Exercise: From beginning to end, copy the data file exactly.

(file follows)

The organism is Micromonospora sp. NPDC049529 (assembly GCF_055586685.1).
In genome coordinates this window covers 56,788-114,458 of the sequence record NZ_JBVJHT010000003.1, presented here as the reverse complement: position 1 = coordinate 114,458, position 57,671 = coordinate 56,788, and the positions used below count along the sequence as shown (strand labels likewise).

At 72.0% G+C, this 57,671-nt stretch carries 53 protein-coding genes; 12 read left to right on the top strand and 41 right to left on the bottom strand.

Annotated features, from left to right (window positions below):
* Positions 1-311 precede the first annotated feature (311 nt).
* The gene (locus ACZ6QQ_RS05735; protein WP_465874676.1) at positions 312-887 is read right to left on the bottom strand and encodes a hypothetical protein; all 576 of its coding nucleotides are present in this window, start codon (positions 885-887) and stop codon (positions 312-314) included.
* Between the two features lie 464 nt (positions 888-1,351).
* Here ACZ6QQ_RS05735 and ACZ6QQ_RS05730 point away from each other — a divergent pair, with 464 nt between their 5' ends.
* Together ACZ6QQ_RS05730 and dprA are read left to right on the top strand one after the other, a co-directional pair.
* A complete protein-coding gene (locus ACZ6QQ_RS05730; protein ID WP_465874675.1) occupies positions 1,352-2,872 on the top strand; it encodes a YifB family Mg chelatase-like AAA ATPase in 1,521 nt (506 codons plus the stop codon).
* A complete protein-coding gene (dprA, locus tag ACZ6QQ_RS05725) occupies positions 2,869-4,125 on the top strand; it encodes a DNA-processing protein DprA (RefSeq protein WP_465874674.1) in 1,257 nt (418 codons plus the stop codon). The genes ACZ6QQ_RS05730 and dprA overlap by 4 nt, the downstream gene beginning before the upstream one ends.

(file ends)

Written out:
The organism is Micromonospora sp. NPDC049529 (assembly GCF_055586685.1).
In genome coordinates this window covers 56,788-114,458 of the sequence record NZ_JBVJHT010000003.1, presented here as the reverse complement: position 1 = coordinate 114,458, position 57,671 = coordinate 56,788, and the positions used below count along the sequence as shown (strand labels likewise).

At 72.0% G+C, this 57,671-nt stretch carries 53 protein-coding genes; 12 read left to right on the top strand and 41 right to left on the bottom strand.

Annotated features, from left to right (window positions below):
* Positions 1-311 precede the first annotated feature (311 nt).
* The gene (locus ACZ6QQ_RS05735; protein WP_465874676.1) at positions 312-887 is read right to left on the bottom strand and encodes a hypothetical protein; all 576 of its coding nucleotides are present in this window, start codon (positions 885-887) and stop codon (positions 312-314) included.
* Between the two features lie 464 nt (positions 888-1,351).
* Here ACZ6QQ_RS05735 and ACZ6QQ_RS05730 point away from each other — a divergent pair, with 464 nt between their 5' ends.
* Together ACZ6QQ_RS05730 and dprA are read left to right on the top strand one after the other, a co-directional pair.
* A complete protein-coding gene (locus ACZ6QQ_RS05730; protein ID WP_465874675.1) occupies positions 1,352-2,872 on the top strand; it encodes a YifB family Mg chelatase-like AAA ATPase in 1,521 nt (506 codons plus the stop codon).
* A complete protein-coding gene (dprA, locus tag ACZ6QQ_RS05725) occupies positions 2,869-4,125 on the top strand; it encodes a DNA-processing protein DprA (RefSeq protein WP_465874674.1) in 1,257 nt (418 codons plus the stop codon). The genes ACZ6QQ_RS05730 and dprA overlap by 4 nt, the downstream gene beginning before the upstream one ends.